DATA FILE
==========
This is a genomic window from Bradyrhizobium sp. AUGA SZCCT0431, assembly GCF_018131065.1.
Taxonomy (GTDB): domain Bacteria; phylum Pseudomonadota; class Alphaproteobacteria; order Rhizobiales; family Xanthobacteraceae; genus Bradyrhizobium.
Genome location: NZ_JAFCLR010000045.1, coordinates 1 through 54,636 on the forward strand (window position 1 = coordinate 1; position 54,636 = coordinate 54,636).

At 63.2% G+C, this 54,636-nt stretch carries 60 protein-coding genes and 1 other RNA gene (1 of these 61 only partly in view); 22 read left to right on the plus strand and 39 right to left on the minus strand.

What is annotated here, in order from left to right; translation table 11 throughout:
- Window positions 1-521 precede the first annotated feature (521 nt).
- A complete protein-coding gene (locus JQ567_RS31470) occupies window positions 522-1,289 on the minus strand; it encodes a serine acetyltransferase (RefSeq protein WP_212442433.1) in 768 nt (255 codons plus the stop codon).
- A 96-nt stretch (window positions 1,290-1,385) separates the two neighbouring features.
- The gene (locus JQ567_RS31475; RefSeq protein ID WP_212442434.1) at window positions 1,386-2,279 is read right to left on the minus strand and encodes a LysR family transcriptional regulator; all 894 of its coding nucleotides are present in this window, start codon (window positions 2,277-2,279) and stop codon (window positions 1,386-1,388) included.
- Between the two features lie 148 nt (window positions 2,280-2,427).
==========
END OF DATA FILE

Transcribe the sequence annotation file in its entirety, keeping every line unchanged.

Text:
This is a genomic window from Bradyrhizobium sp. AUGA SZCCT0431, assembly GCF_018131065.1.
Taxonomy (GTDB): domain Bacteria; phylum Pseudomonadota; class Alphaproteobacteria; order Rhizobiales; family Xanthobacteraceae; genus Bradyrhizobium.
Genome location: NZ_JAFCLR010000045.1, coordinates 1 through 54,636 on the forward strand (window position 1 = coordinate 1; position 54,636 = coordinate 54,636).

At 63.2% G+C, this 54,636-nt stretch carries 60 protein-coding genes and 1 other RNA gene (1 of these 61 only partly in view); 22 read left to right on the plus strand and 39 right to left on the minus strand.

What is annotated here, in order from left to right; translation table 11 throughout:
- Window positions 1-521 precede the first annotated feature (521 nt).
- A complete protein-coding gene (locus JQ567_RS31470) occupies window positions 522-1,289 on the minus strand; it encodes a serine acetyltransferase (RefSeq protein WP_212442433.1) in 768 nt (255 codons plus the stop codon).
- A 96-nt stretch (window positions 1,290-1,385) separates the two neighbouring features.
- The gene (locus JQ567_RS31475; RefSeq protein ID WP_212442434.1) at window positions 1,386-2,279 is read right to left on the minus strand and encodes a LysR family transcriptional regulator; all 894 of its coding nucleotides are present in this window, start codon (window positions 2,277-2,279) and stop codon (window positions 1,386-1,388) included.
- Between the two features lie 148 nt (window positions 2,280-2,427).